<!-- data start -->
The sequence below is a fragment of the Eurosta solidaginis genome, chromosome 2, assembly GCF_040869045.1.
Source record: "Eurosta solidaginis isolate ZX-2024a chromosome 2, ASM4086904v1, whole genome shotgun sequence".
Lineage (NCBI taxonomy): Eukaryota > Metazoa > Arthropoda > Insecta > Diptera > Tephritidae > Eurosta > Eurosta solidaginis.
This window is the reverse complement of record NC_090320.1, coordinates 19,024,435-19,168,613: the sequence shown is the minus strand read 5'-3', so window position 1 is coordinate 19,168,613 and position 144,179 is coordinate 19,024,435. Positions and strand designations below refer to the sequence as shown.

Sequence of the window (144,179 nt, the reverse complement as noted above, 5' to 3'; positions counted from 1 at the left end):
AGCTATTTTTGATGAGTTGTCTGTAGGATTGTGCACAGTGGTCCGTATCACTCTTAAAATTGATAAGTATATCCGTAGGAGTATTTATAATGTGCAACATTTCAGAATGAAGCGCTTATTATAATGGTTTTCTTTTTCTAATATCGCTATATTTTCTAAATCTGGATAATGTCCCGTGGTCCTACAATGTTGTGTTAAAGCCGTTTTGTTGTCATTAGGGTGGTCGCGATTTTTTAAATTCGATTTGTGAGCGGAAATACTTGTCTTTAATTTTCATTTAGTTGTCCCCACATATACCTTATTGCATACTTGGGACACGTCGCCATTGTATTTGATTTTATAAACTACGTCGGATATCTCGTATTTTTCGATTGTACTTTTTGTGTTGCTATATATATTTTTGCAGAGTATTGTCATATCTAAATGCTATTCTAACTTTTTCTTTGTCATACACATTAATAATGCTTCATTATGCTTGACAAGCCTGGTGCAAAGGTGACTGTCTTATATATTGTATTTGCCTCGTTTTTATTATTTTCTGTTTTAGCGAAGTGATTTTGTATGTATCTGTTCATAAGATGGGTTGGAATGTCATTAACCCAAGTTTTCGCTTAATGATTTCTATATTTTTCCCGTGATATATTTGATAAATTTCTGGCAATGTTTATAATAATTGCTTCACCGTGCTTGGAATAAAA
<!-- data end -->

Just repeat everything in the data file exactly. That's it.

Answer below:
The sequence below is a fragment of the Eurosta solidaginis genome, chromosome 2, assembly GCF_040869045.1.
Source record: "Eurosta solidaginis isolate ZX-2024a chromosome 2, ASM4086904v1, whole genome shotgun sequence".
Lineage (NCBI taxonomy): Eukaryota > Metazoa > Arthropoda > Insecta > Diptera > Tephritidae > Eurosta > Eurosta solidaginis.
This window is the reverse complement of record NC_090320.1, coordinates 19,024,435-19,168,613: the sequence shown is the minus strand read 5'-3', so window position 1 is coordinate 19,168,613 and position 144,179 is coordinate 19,024,435. Positions and strand designations below refer to the sequence as shown.

Sequence of the window (144,179 nt, the reverse complement as noted above, 5' to 3'; positions counted from 1 at the left end):
AGCTATTTTTGATGAGTTGTCTGTAGGATTGTGCACAGTGGTCCGTATCACTCTTAAAATTGATAAGTATATCCGTAGGAGTATTTATAATGTGCAACATTTCAGAATGAAGCGCTTATTATAATGGTTTTCTTTTTCTAATATCGCTATATTTTCTAAATCTGGATAATGTCCCGTGGTCCTACAATGTTGTGTTAAAGCCGTTTTGTTGTCATTAGGGTGGTCGCGATTTTTTAAATTCGATTTGTGAGCGGAAATACTTGTCTTTAATTTTCATTTAGTTGTCCCCACATATACCTTATTGCATACTTGGGACACGTCGCCATTGTATTTGATTTTATAAACTACGTCGGATATCTCGTATTTTTCGATTGTACTTTTTGTGTTGCTATATATATTTTTGCAGAGTATTGTCATATCTAAATGCTATTCTAACTTTTTCTTTGTCATACACATTAATAATGCTTCATTATGCTTGACAAGCCTGGTGCAAAGGTGACTGTCTTATATATTGTATTTGCCTCGTTTTTATTATTTTCTGTTTTAGCGAAGTGATTTTGTATGTATCTGTTCATAAGATGGGTTGGAATGTCATTAACCCAAGTTTTCGCTTAATGATTTCTATATTTTTCCCGTGATATATTTGATAAATTTCTGGCAATGTTTATAATAATTGCTTCACCGTGCTTGGAATAAAA